Llewellyn is known for turning out interesting and useful almanacs every year, and the 2017 edition of their Herbal Almanac is no exception. This year’s almanac includes 31 articles on a wide variety of herb-related topics. The subject matter runs further afield than just “straight” herbalism to include topics such as gardening, crafts, and recipes. In fact, much of the book includes things you can do, not just read about, and that’s what I like best about it.
The book is divided into sections that organize the articles by general content. It begins with Growing and Gathering Herbs, then moves on to Culinary Herbs and Herbs for Health and Beauty. There’s a section on Herb Crafts as well as one on Herb History, Myth, and Lore. At the end there’s also a collection of tables listing the Moon signs and phases for gardening purposes. I’ll highlight some of my favorite pieces in this review, but really, they’re all worth your time.
Let’s begin with the section titled Growing and Gathering Herbs. As a longtime Brother Cadfael fan, I really enjoyed Natalie Zaman’s article “Unraveling the Tapestry of the Medieval Garden.” She includes directions for creating your own medieval-style herb garden as well as how-to’s for herbed food and herbal remedies. Of course, she does warn that many of the “old-fashioned remedies” that she quotes from centuries-old sources are for “teaching purposes only.” Still, they’re fun to read about. I’ll take the advice I found in Jill Henderson’s article “The Herbal Insectary” to help increase the population of pollinators and natural insectivores in my garden. James Kambos’ article “For the Bees” also offers some great pointers to help support these vital and fascinating insects.
In the Culinary Herbs section, I found beverage recipes (both alcoholic and non-alcoholic) written up by Susan Pesznecker and a recipe for Cranberry Ketchup by Doreen Shababy. I’ve added these to my “I need to make this” kitchen list. I also enjoyed J.D. Hortwort’s piece “Pocket Poor, Flavor Rich: Substitutes for Herbs and Spices.” What a great idea to find less-expensive herbs that will work just as well for flavor and scent in your food, drink, and other concoctions.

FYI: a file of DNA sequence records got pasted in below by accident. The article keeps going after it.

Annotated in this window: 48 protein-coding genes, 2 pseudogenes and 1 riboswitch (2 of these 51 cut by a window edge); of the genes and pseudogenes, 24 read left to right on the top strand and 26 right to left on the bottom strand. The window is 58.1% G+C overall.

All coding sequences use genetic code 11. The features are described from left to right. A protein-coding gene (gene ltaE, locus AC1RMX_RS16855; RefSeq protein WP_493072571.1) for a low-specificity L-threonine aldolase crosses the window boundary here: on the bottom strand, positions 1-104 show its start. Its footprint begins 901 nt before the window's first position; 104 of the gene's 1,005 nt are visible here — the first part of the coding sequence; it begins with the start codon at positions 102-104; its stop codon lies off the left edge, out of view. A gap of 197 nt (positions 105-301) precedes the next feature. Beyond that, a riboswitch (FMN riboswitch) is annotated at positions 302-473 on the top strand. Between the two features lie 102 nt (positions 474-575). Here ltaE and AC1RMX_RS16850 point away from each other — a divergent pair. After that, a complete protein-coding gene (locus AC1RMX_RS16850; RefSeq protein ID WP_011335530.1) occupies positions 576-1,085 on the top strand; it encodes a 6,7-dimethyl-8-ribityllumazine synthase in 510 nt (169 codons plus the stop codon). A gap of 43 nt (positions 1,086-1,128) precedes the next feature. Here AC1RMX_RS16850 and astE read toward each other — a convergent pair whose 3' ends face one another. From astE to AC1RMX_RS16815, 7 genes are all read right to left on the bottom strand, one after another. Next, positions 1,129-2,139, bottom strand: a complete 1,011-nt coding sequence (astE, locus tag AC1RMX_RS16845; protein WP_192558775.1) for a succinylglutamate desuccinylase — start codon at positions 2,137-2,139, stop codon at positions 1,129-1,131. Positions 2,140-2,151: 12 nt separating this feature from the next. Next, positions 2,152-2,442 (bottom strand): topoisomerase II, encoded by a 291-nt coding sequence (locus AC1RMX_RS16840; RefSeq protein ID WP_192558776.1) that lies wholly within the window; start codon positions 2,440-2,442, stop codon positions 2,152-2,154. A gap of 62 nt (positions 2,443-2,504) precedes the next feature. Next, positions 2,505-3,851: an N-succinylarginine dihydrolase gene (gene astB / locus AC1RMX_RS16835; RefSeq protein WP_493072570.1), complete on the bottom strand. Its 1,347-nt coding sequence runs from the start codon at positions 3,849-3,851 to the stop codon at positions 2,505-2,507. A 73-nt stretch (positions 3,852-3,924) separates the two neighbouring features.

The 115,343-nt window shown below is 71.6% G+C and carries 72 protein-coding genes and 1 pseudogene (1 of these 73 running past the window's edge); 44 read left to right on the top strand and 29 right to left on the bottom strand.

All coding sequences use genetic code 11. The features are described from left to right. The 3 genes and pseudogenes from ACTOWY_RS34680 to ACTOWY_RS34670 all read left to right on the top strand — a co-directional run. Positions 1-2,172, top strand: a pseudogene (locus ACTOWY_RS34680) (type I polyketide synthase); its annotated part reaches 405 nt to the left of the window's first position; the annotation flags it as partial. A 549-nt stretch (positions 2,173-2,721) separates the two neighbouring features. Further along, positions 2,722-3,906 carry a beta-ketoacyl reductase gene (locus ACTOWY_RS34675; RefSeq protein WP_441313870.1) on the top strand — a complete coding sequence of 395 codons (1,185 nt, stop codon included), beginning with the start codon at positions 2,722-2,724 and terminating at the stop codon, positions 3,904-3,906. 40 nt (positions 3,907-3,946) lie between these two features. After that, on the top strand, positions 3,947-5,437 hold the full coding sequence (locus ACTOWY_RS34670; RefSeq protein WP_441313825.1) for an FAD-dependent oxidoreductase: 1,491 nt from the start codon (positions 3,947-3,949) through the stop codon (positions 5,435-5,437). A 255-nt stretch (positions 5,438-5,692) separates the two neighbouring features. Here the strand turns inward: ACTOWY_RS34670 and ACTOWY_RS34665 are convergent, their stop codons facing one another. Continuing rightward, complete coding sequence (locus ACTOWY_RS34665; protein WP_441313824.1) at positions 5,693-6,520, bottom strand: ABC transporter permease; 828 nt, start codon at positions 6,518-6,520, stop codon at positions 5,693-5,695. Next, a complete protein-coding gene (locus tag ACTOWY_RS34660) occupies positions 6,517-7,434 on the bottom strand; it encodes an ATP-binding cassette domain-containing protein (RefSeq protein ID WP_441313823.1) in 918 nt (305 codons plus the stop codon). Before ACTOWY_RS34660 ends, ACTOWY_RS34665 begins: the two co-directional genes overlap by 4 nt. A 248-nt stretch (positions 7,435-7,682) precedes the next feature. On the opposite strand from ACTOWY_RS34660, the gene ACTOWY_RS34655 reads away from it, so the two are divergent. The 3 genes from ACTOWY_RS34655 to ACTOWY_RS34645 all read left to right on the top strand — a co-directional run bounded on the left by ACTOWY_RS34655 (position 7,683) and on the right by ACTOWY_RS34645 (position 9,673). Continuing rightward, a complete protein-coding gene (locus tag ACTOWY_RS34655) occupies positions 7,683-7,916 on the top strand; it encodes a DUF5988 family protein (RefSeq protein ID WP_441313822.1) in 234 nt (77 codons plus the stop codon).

The section on Herbs for Health and Beauty includes an article by Lupa titled “Plant Therapy,” about how gardening, nature time, and even indoor houseplants are all helpful for health and well-being. Of course, this isn’t news to most of us, but it’s gratifying to see that science is finally catching up with what those infamous old wives have been saying for so long. In the same section, Diana Rajchel’s article “Rhodiola and the Adaptogens: Your Stress Relief” highlights an issue that’s less often addressed in writing about herbs: how to handle the long-term effects of the chronic stress caused by modern life. In our instant gratification culture that wants to pop a pill for every symptom and see results in mere minutes, it takes a shift in mindset to understand how to use herbal tonics to support health over the long run.
The Herb Crafts section includes a lot of fun projects that also have a spiritual aspect to them, from tiny raffia-and-cinnamon-stick brooms to Japanese Shinto paper streamers to fruit and spice pomanders. As a weaver, spinner, and dyer myself, I really enjoyed Monica Crosson’s article “A Garden to Dye For.” I’ve used natural dyes for years but have rarely grown the plants for dyestuffs myself. The idea of dedicating an entire garden to natural dyes is just enchanting. After all, herbs and flowers that provide natural dyes are a special kind of magic, don’t you think?
The section on Herb History, Myth, and Lore contains quite a wide range of articles, all of them fascinating. I’m a longtime Beatrix Potter fan and have even visited Hilltop, Ms. Potter’s museum-ified home in the Lake District of Britain. Ms. Potter was a talented and dedicated conservationist and student of the natural sciences, an aspect of her life that’s often overlooked in favor of her cute children’s books. But Thea Fiore-Bloom’s article about the natural history in Ms. Potters’ stories brings it all home: the incredibly accurate depictions of herbs, flowers, insects, and even mushrooms that give those books their magic because they’re so real, you can almost smell and touch them.
The final section of the almanac contains not articles but tables full of information. They include the Moon phases, the meanings of the Moon in different astrological signs, and tables of the daily Moon sign by month, including whether each day is good for planting or weeding.
All in all, this is a fun and fascinating look at many aspects of the world of herbs. I encourage not just to read the book, but to take action and try out the projects and recipes in the different sections. If you do them all, you’ll have a very herbal year!
~review by Laura Perry
Author: Llewellyn Publications
pp. 311, $11.99